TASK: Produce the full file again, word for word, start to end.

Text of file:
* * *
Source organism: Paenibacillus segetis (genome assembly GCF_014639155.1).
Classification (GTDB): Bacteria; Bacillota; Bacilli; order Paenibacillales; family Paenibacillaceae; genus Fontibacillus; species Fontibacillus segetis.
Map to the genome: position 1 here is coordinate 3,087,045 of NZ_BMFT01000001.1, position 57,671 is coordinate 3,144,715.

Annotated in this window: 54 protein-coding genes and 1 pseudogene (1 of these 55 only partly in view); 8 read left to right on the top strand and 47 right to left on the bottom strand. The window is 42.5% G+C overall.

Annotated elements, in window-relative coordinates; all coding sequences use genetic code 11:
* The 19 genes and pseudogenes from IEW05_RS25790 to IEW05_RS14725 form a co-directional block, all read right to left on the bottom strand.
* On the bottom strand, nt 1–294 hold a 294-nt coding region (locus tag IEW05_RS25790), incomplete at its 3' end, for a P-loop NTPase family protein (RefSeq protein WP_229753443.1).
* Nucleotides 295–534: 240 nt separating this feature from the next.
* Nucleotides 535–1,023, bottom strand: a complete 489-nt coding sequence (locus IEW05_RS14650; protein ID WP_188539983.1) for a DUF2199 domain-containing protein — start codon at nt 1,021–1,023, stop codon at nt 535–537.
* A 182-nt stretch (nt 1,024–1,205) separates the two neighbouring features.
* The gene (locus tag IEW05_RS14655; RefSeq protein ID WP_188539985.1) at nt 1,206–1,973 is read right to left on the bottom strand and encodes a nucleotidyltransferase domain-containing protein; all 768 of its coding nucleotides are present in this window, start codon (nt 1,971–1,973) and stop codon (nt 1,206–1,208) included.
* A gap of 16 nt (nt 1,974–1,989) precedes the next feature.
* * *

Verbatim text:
Source organism: Paenibacillus segetis (genome assembly GCF_014639155.1).
Classification (GTDB): Bacteria; Bacillota; Bacilli; order Paenibacillales; family Paenibacillaceae; genus Fontibacillus; species Fontibacillus segetis.
Map to the genome: position 1 here is coordinate 3,087,045 of NZ_BMFT01000001.1, position 57,671 is coordinate 3,144,715.

Annotated in this window: 54 protein-coding genes and 1 pseudogene (1 of these 55 only partly in view); 8 read left to right on the top strand and 47 right to left on the bottom strand. The window is 42.5% G+C overall.

Annotated elements, in window-relative coordinates; all coding sequences use genetic code 11:
* The 19 genes and pseudogenes from IEW05_RS25790 to IEW05_RS14725 form a co-directional block, all read right to left on the bottom strand.
* On the bottom strand, nt 1–294 hold a 294-nt coding region (locus tag IEW05_RS25790), incomplete at its 3' end, for a P-loop NTPase family protein (RefSeq protein WP_229753443.1).
* Nucleotides 295–534: 240 nt separating this feature from the next.
* Nucleotides 535–1,023, bottom strand: a complete 489-nt coding sequence (locus IEW05_RS14650; protein ID WP_188539983.1) for a DUF2199 domain-containing protein — start codon at nt 1,021–1,023, stop codon at nt 535–537.
* A 182-nt stretch (nt 1,024–1,205) separates the two neighbouring features.
* The gene (locus tag IEW05_RS14655; RefSeq protein ID WP_188539985.1) at nt 1,206–1,973 is read right to left on the bottom strand and encodes a nucleotidyltransferase domain-containing protein; all 768 of its coding nucleotides are present in this window, start codon (nt 1,971–1,973) and stop codon (nt 1,206–1,208) included.
* A gap of 16 nt (nt 1,974–1,989) precedes the next feature.